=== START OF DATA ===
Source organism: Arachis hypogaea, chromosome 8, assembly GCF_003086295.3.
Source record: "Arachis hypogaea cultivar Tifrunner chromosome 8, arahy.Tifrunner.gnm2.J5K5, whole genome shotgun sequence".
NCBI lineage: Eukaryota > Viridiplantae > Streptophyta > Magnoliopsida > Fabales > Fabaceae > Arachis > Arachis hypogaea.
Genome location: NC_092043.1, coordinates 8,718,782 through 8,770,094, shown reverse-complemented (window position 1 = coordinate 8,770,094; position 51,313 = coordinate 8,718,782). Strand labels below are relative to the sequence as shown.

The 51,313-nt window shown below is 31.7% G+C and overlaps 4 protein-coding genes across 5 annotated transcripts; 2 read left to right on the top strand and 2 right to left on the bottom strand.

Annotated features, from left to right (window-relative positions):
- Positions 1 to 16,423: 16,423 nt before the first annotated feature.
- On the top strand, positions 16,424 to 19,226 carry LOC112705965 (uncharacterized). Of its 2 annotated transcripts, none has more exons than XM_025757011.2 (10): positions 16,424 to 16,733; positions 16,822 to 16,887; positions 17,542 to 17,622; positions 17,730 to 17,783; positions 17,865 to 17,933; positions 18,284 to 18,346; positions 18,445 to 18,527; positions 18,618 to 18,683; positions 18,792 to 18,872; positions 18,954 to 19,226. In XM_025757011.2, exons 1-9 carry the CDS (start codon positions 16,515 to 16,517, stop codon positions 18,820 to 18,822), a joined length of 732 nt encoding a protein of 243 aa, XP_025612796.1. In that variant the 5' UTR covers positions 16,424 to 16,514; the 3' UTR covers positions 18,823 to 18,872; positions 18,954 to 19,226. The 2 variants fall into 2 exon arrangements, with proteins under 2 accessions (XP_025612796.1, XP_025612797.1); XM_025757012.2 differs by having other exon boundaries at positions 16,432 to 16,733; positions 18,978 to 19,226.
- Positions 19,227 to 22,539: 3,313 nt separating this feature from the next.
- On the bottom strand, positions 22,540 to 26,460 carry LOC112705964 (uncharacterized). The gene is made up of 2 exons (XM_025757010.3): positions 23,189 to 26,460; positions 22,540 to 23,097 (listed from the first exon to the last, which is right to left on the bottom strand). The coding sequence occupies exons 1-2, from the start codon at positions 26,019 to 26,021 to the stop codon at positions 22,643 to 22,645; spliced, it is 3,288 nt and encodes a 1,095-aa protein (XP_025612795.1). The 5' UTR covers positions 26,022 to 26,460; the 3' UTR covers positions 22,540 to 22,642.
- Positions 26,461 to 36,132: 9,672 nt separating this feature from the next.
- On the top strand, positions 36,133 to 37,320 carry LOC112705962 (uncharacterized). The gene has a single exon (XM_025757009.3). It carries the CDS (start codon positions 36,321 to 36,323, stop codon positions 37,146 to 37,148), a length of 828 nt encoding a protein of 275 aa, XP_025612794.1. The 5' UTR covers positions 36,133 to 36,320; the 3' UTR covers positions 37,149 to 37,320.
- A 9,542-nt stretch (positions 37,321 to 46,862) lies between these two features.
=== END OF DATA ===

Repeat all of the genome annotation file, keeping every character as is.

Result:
Source organism: Arachis hypogaea, chromosome 8, assembly GCF_003086295.3.
Source record: "Arachis hypogaea cultivar Tifrunner chromosome 8, arahy.Tifrunner.gnm2.J5K5, whole genome shotgun sequence".
NCBI lineage: Eukaryota > Viridiplantae > Streptophyta > Magnoliopsida > Fabales > Fabaceae > Arachis > Arachis hypogaea.
Genome location: NC_092043.1, coordinates 8,718,782 through 8,770,094, shown reverse-complemented (window position 1 = coordinate 8,770,094; position 51,313 = coordinate 8,718,782). Strand labels below are relative to the sequence as shown.

The 51,313-nt window shown below is 31.7% G+C and overlaps 4 protein-coding genes across 5 annotated transcripts; 2 read left to right on the top strand and 2 right to left on the bottom strand.

Annotated features, from left to right (window-relative positions):
- Positions 1 to 16,423: 16,423 nt before the first annotated feature.
- On the top strand, positions 16,424 to 19,226 carry LOC112705965 (uncharacterized). Of its 2 annotated transcripts, none has more exons than XM_025757011.2 (10): positions 16,424 to 16,733; positions 16,822 to 16,887; positions 17,542 to 17,622; positions 17,730 to 17,783; positions 17,865 to 17,933; positions 18,284 to 18,346; positions 18,445 to 18,527; positions 18,618 to 18,683; positions 18,792 to 18,872; positions 18,954 to 19,226. In XM_025757011.2, exons 1-9 carry the CDS (start codon positions 16,515 to 16,517, stop codon positions 18,820 to 18,822), a joined length of 732 nt encoding a protein of 243 aa, XP_025612796.1. In that variant the 5' UTR covers positions 16,424 to 16,514; the 3' UTR covers positions 18,823 to 18,872; positions 18,954 to 19,226. The 2 variants fall into 2 exon arrangements, with proteins under 2 accessions (XP_025612796.1, XP_025612797.1); XM_025757012.2 differs by having other exon boundaries at positions 16,432 to 16,733; positions 18,978 to 19,226.
- Positions 19,227 to 22,539: 3,313 nt separating this feature from the next.
- On the bottom strand, positions 22,540 to 26,460 carry LOC112705964 (uncharacterized). The gene is made up of 2 exons (XM_025757010.3): positions 23,189 to 26,460; positions 22,540 to 23,097 (listed from the first exon to the last, which is right to left on the bottom strand). The coding sequence occupies exons 1-2, from the start codon at positions 26,019 to 26,021 to the stop codon at positions 22,643 to 22,645; spliced, it is 3,288 nt and encodes a 1,095-aa protein (XP_025612795.1). The 5' UTR covers positions 26,022 to 26,460; the 3' UTR covers positions 22,540 to 22,642.
- Positions 26,461 to 36,132: 9,672 nt separating this feature from the next.
- On the top strand, positions 36,133 to 37,320 carry LOC112705962 (uncharacterized). The gene has a single exon (XM_025757009.3). It carries the CDS (start codon positions 36,321 to 36,323, stop codon positions 37,146 to 37,148), a length of 828 nt encoding a protein of 275 aa, XP_025612794.1. The 5' UTR covers positions 36,133 to 36,320; the 3' UTR covers positions 37,149 to 37,320.
- A 9,542-nt stretch (positions 37,321 to 46,862) lies between these two features.